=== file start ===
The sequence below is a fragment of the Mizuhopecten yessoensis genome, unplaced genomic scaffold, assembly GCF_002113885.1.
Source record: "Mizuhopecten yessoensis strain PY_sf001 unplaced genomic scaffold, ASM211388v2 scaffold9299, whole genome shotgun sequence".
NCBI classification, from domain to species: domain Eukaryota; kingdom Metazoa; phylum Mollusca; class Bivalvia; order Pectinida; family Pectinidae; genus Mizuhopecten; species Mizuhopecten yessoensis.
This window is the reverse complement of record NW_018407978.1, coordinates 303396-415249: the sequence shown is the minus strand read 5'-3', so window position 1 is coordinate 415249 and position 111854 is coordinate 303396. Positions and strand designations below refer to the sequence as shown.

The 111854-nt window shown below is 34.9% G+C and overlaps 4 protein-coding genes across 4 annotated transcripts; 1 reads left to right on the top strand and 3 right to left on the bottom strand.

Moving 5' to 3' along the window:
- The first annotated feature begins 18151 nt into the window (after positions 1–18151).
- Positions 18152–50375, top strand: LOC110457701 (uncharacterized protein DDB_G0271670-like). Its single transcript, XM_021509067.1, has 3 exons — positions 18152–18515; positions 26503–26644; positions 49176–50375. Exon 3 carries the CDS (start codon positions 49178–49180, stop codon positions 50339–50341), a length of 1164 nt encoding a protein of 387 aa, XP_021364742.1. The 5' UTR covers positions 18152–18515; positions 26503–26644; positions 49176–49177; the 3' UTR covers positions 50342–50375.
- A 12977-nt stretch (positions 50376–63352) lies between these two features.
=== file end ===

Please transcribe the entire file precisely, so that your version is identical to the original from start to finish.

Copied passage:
The sequence below is a fragment of the Mizuhopecten yessoensis genome, unplaced genomic scaffold, assembly GCF_002113885.1.
Source record: "Mizuhopecten yessoensis strain PY_sf001 unplaced genomic scaffold, ASM211388v2 scaffold9299, whole genome shotgun sequence".
NCBI classification, from domain to species: domain Eukaryota; kingdom Metazoa; phylum Mollusca; class Bivalvia; order Pectinida; family Pectinidae; genus Mizuhopecten; species Mizuhopecten yessoensis.
This window is the reverse complement of record NW_018407978.1, coordinates 303396-415249: the sequence shown is the minus strand read 5'-3', so window position 1 is coordinate 415249 and position 111854 is coordinate 303396. Positions and strand designations below refer to the sequence as shown.

The 111854-nt window shown below is 34.9% G+C and overlaps 4 protein-coding genes across 4 annotated transcripts; 1 reads left to right on the top strand and 3 right to left on the bottom strand.

Moving 5' to 3' along the window:
- The first annotated feature begins 18151 nt into the window (after positions 1–18151).
- Positions 18152–50375, top strand: LOC110457701 (uncharacterized protein DDB_G0271670-like). Its single transcript, XM_021509067.1, has 3 exons — positions 18152–18515; positions 26503–26644; positions 49176–50375. Exon 3 carries the CDS (start codon positions 49178–49180, stop codon positions 50339–50341), a length of 1164 nt encoding a protein of 387 aa, XP_021364742.1. The 5' UTR covers positions 18152–18515; positions 26503–26644; positions 49176–49177; the 3' UTR covers positions 50342–50375.
- A 12977-nt stretch (positions 50376–63352) lies between these two features.